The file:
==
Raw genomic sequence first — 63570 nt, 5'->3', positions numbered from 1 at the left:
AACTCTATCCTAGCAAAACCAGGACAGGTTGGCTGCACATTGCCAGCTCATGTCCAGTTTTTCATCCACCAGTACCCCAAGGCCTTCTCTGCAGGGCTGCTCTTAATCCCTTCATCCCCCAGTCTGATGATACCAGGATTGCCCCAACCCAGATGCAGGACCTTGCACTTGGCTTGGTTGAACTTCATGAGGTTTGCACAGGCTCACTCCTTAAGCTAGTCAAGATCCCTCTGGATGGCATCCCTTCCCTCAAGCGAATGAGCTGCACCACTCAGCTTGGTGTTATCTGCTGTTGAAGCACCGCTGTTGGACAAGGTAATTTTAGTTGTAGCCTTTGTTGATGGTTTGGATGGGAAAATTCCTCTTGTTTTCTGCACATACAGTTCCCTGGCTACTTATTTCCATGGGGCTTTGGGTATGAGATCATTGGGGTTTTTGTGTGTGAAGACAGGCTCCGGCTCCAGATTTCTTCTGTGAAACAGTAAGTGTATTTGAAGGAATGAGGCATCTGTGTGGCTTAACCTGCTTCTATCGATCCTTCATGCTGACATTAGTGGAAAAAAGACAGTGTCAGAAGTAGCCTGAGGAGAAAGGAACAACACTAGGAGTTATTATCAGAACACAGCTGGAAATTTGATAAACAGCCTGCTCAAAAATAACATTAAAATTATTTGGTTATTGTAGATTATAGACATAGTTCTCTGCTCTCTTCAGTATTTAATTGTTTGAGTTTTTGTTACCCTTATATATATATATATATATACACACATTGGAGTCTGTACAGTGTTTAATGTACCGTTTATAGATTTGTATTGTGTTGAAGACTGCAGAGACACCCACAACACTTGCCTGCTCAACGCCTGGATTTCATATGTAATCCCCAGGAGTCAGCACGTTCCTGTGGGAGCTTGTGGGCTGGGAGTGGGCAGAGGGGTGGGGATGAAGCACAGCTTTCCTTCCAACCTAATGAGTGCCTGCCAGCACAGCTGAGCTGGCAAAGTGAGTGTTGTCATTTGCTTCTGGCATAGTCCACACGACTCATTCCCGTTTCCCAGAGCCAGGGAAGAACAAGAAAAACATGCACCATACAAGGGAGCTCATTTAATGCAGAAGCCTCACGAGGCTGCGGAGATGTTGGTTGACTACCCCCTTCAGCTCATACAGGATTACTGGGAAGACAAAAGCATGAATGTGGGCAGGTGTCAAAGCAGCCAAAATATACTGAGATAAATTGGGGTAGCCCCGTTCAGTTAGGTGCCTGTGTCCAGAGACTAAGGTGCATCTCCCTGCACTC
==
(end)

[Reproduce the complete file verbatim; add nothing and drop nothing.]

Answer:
Raw genomic sequence first — 63570 nt, 5'->3', positions numbered from 1 at the left:
AACTCTATCCTAGCAAAACCAGGACAGGTTGGCTGCACATTGCCAGCTCATGTCCAGTTTTTCATCCACCAGTACCCCAAGGCCTTCTCTGCAGGGCTGCTCTTAATCCCTTCATCCCCCAGTCTGATGATACCAGGATTGCCCCAACCCAGATGCAGGACCTTGCACTTGGCTTGGTTGAACTTCATGAGGTTTGCACAGGCTCACTCCTTAAGCTAGTCAAGATCCCTCTGGATGGCATCCCTTCCCTCAAGCGAATGAGCTGCACCACTCAGCTTGGTGTTATCTGCTGTTGAAGCACCGCTGTTGGACAAGGTAATTTTAGTTGTAGCCTTTGTTGATGGTTTGGATGGGAAAATTCCTCTTGTTTTCTGCACATACAGTTCCCTGGCTACTTATTTCCATGGGGCTTTGGGTATGAGATCATTGGGGTTTTTGTGTGTGAAGACAGGCTCCGGCTCCAGATTTCTTCTGTGAAACAGTAAGTGTATTTGAAGGAATGAGGCATCTGTGTGGCTTAACCTGCTTCTATCGATCCTTCATGCTGACATTAGTGGAAAAAAGACAGTGTCAGAAGTAGCCTGAGGAGAAAGGAACAACACTAGGAGTTATTATCAGAACACAGCTGGAAATTTGATAAACAGCCTGCTCAAAAATAACATTAAAATTATTTGGTTATTGTAGATTATAGACATAGTTCTCTGCTCTCTTCAGTATTTAATTGTTTGAGTTTTTGTTACCCTTATATATATATATATATATACACACATTGGAGTCTGTACAGTGTTTAATGTACCGTTTATAGATTTGTATTGTGTTGAAGACTGCAGAGACACCCACAACACTTGCCTGCTCAACGCCTGGATTTCATATGTAATCCCCAGGAGTCAGCACGTTCCTGTGGGAGCTTGTGGGCTGGGAGTGGGCAGAGGGGTGGGGATGAAGCACAGCTTTCCTTCCAACCTAATGAGTGCCTGCCAGCACAGCTGAGCTGGCAAAGTGAGTGTTGTCATTTGCTTCTGGCATAGTCCACACGACTCATTCCCGTTTCCCAGAGCCAGGGAAGAACAAGAAAAACATGCACCATACAAGGGAGCTCATTTAATGCAGAAGCCTCACGAGGCTGCGGAGATGTTGGTTGACTACCCCCTTCAGCTCATACAGGATTACTGGGAAGACAAAAGCATGAATGTGGGCAGGTGTCAAAGCAGCCAAAATATACTGAGATAAATTGGGGTAGCCCCGTTCAGTTAGGTGCCTGTGTCCAGAGACTAAGGTGCATCTCCCTGCACTC